LONELY GIRL: Leah Marie Cohen plays Anne Frank in a stage version of her diary by San Jose Stage.
San Jose Stage Company takes audiences into the hidden world of Anne Frank.
By Marianne Messina
THE HISTORICAL Anne Frank died in a German concentration camp just days before the Allies arrived. For anyone familiar with The Diary of Anne Frank, that knowledge looms over the action in this version by San Jose State Company. H0iding from the Nazis in an upstairs "secret annex" of Otto Frank's Amsterdam store, the Frank family of four, the van Daan couple with their son, Peter (Andrew Willis-Woodward), and the dentist, Mr. Dussel (William Ontiveros), hole up for more than two years. And yet the play remains surprisingly light, even as Anne's father Otto (Randall King) ticks off the rules: while the workers are below from 8 to 6, no noise, no shoes, no using the WC.
With gentle touch by director Rick Singleton, the production avoids the tack of pulling on sympathies. Instead, it brings the audience into that small suite of rooms. Used sparingly but to great affect, key sound effects sweep above and behind the audience (sound designer Sean A. Russell)—the metallic screech and clack of trains from Anne's nightmare, the peal of a violin merging into the wail of seagulls (a haunting aural progress that bookends the play). Spatially, the audience becomes part of the cramped hideout as, with no privacy walls, cots and mattresses spill out of the circumscribed living space. Minimizing the sense of narrative distance, the production quotes Anne's diary, sometimes with Anne (Leah Marie Cohen) speaking what she writes, other times in voiceover.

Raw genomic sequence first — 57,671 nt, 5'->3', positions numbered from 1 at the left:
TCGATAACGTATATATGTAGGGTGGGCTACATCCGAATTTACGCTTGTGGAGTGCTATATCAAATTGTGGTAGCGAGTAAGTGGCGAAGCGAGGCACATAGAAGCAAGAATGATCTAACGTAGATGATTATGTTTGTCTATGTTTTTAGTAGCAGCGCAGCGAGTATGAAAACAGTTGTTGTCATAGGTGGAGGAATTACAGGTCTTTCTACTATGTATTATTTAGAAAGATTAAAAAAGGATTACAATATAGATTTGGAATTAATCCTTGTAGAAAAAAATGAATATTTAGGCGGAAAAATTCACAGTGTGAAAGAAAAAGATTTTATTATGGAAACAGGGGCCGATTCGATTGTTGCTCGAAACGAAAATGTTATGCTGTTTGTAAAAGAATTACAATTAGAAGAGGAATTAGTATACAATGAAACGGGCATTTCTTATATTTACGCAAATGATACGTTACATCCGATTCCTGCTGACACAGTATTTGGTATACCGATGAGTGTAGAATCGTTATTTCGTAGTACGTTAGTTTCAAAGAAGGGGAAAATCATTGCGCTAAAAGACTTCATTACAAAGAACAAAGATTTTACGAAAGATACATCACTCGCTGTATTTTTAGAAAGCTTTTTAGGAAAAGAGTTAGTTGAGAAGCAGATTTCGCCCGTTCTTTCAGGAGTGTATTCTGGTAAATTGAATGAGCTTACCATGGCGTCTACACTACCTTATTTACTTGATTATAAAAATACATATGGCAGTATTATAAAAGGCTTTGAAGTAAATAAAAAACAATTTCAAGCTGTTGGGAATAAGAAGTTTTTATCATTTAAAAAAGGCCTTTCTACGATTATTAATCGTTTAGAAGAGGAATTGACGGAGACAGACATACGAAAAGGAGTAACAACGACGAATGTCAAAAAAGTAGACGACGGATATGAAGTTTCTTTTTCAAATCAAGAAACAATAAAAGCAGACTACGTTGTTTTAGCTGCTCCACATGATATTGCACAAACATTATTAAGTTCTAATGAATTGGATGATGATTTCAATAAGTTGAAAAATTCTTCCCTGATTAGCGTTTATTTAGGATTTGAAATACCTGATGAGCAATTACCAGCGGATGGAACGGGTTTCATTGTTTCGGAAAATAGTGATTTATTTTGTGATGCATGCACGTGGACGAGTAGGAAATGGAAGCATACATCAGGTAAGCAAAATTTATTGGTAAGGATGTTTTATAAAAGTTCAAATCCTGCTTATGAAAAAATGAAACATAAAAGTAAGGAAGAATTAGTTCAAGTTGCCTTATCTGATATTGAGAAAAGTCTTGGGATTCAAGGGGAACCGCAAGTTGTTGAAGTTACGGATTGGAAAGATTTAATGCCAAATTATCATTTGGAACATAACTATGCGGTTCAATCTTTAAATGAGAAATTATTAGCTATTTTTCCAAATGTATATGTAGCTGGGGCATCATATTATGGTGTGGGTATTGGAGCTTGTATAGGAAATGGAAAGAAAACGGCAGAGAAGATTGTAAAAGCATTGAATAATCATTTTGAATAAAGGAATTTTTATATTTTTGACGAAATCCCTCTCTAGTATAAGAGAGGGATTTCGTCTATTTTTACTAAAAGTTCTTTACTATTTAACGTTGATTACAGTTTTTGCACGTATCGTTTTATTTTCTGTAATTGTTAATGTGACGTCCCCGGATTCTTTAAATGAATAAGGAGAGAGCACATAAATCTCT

An eerie spotlight or shadowed actors in freeze-action help the closely designed voiceovers create doorway instants that cast a spell of otherworldliness—Otto called Anne's diary her escape. Wendy Kesselman's '90s adaptation of the 1956 play by Frances Goodrich and Albert Hackett reintroduces Anne's relationship to her Jewish identity, including rituals and songs, yet in this production what comes through are universal principles: reverence, bonding, a sense of connection to something beyond. As the glow from two thin Menorah candles ends Act 1, these principles seem to breathe into the dark.
Kesselman also sought to diminish the original play's lean toward hagiography. In this version, besides people squabbling over food and politics, Anne argues with her mother, finds that the pain of her period also brings a "sweet feeling," befriends and enjoys her first kiss with Peter (suitably dreamy) and writes "I'm longing, so longing for everything."
Sharp, nicely natural performances help us experience, not just observe, the families. As Mrs. Van Daan crying for her fur coat, Marie Shell embodies both the pettiness and the devastation. As Mr. van Daan caught stealing food, Mark D. Messersmith makes his humiliation as poignant as his act is deplorable. Cohen's Anne steadily grows on you, intriguing more than sympathetic, just as the real girl grows on her seven flatmates. She can be talky and starry-eyed, yet thankfully not chirpy, even as she first explores the hideout and declares the situation "an adventure." Oddly, as the sound of gulls washes over the final, darkened 1940s mise-en-scène, the play feels urgently contemporary. What seems to emerge from this presentation of Anne's life is the notion of youthful vision rebuilding the damage of war—in Darfur, in Iraq, in Afghanistan and countless other places, they will need it.
THE DIARY OF ANNE FRANK, a San Jose Stage Company production, plays Wednesday–Thursday at 8pm, Friday–Saturday at 8pm and Sunday at 2pm through Oct. 14 at the Stage, 490 S. First St., San Jose. Tickets are $20–$45. (408.283.7142)
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